Thursday, February 15, 2018

New Starter In The Works

New Starter In The Works

I love wide open spaces like what you get just north of where I live in Eastern Idaho. Montana! There is nothing bigger and they grow a lot of wheat. So I am in the process of activating a new starter, Big Sky - The Montana Sourdough Starter.

Sometimes I think I have too many starters. This will be Number 12! The cool thing is all my starters are different. Different smell and taste. Some are mild and some are strong. Almost too strong. It takes a stronger cook to master some of these but when you do, oh man!

It's hard to believe I have been doing this as a hobby most of my adult life and I just started selling them five years ago. I don't make any money doing this because it's a hobby and my opinion is you are not going to get rich selling sourdough starters. It's the love of sourdough that keeps me going.

The yeast you buy in the store or is used in the loaves of bread on the store shelves is highly modified. I would go so far as to call it a GMO product. It's like the chicken breasts you buy in the Meat Department, genetically modified chickens that get slaughtered at just six weeks old because they grow at an alarming rate. If they were not butchered they would no longer be able to walk and they develop cancer quickly. Should we be eating  this stuff?

Sourdough yeast is natural. The yeast is a naturally airborne organism that attaches to wheat, grapes, berries, etc. It has not been modified in any way. The sourdough yeast in 100% Non-GMO and it tastes really good.

It was not all that long ago when pretty much EVERYONE at some form of sourdough bread on a daily basis. Today we mostly eat bread made from modified yeasts that are designed to do one thing fast and die. It's impossible to take a package of yeast from the store, activate it, feed it and dry it for future use. It's specifically been modified so that it cannot be grown at home. But sourdough is a freely given organism which does not care if it is refrigerated, frozen or dried for long term storage and use.

There are disadvantages to sourdough for sure because it has to be fed every day or stored. Luckily, once fully thriving, your sourdough colony can be fed a tablespoon of flour a day to keep it active. When you use it you can pretty much dump out almost the entire jar of starter and feed it and it will thrive very quickly. The old tradition was to save half of your starter when feeding it. I found this to be nonsense. When I made bread once several years ago I accidentally dumped 99% of my starter into the mixing bowl without thought. When I realized my mistake I tried a normal feeding of 160 grams of flour and 160 grams of bottled spring water. It thrived! I was so relieved.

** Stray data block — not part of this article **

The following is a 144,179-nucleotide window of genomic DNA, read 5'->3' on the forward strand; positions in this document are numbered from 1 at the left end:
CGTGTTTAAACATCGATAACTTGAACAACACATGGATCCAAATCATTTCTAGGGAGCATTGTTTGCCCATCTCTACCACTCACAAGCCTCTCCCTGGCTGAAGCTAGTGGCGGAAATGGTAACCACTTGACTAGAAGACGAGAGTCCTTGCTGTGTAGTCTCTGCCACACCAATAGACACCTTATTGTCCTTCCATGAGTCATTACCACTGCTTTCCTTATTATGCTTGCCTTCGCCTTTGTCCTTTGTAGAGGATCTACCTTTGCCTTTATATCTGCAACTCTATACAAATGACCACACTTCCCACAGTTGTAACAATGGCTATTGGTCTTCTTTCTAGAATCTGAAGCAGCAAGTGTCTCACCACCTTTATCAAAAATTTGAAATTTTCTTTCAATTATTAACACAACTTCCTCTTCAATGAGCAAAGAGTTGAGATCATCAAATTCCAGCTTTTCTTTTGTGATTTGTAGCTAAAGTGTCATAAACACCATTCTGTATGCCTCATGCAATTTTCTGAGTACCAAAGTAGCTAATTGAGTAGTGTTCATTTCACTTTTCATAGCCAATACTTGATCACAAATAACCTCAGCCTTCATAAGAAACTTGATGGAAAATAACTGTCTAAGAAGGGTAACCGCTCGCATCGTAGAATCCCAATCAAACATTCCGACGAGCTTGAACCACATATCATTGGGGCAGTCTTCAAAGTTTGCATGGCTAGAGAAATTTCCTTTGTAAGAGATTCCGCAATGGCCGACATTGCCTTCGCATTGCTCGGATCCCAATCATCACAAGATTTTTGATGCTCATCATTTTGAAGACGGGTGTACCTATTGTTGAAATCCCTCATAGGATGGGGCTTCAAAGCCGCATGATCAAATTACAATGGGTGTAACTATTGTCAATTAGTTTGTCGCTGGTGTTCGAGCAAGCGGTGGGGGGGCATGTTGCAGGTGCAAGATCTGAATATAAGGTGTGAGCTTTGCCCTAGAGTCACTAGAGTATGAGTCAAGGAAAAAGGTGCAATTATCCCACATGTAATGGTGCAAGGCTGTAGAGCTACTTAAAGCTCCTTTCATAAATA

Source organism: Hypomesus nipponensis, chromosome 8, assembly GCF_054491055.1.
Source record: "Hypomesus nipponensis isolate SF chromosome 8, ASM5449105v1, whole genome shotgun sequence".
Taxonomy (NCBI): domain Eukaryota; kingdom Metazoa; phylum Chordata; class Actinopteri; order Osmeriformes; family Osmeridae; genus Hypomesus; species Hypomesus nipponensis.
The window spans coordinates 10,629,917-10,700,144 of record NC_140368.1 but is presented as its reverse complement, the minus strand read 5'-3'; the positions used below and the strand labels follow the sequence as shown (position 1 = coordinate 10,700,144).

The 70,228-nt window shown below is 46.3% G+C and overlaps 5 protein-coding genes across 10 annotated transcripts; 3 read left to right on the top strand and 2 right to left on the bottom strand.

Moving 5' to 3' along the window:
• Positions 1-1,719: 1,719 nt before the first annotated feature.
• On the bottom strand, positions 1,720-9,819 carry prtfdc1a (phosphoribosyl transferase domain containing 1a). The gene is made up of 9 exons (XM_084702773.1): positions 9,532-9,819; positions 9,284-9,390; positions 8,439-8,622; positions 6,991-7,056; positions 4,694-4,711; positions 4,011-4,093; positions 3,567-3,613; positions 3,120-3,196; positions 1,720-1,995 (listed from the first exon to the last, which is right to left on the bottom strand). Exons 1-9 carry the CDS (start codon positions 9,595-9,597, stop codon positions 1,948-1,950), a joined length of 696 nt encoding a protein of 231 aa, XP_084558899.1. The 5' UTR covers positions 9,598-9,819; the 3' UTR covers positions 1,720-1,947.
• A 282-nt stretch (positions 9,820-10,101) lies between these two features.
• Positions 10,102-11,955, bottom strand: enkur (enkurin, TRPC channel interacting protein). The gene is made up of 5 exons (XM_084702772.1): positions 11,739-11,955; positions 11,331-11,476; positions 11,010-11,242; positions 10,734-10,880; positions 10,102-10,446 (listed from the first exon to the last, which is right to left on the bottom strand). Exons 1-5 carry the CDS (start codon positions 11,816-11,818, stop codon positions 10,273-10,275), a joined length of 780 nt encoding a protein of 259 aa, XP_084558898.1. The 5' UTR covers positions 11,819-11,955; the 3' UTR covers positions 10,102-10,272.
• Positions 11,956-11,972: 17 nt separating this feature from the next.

Anyway, I will be posting my Big Sky sourdough starter on my order page real soon. Go make some sourdough something! Bread, biscuits, pancakes, a cake or whatever else you can think of and enjoy. Later.

How To Order

Thursday, August 31, 2017

A New Unnamed Starter From Eastern Idaho

I have a new sourdough starter that's been in the works for the past few weeks now. It is mode from local wild yeasts found in my own backyard. I don't have a name for it yet.

It is baking in a bread maker I picked up in a thrift store for $3.

In a bread maker pour 1 cup starter, 1 cup bottled water at room temperature, 1 teaspoon salt (more or less) and 3 cups white enriched flour (not bread flour). Select Dough. Let it rest until it is done rising which is about 4 or 6 hours. Then select the medium white bread setting and Start.

Wednesday, February 8, 2017

Just Make A Batch of Sourdough Bread!

I am calling this post, Just Make a Batch of Sourdough Bread, because sometimes you need a little encouragement. We all need it sometimes.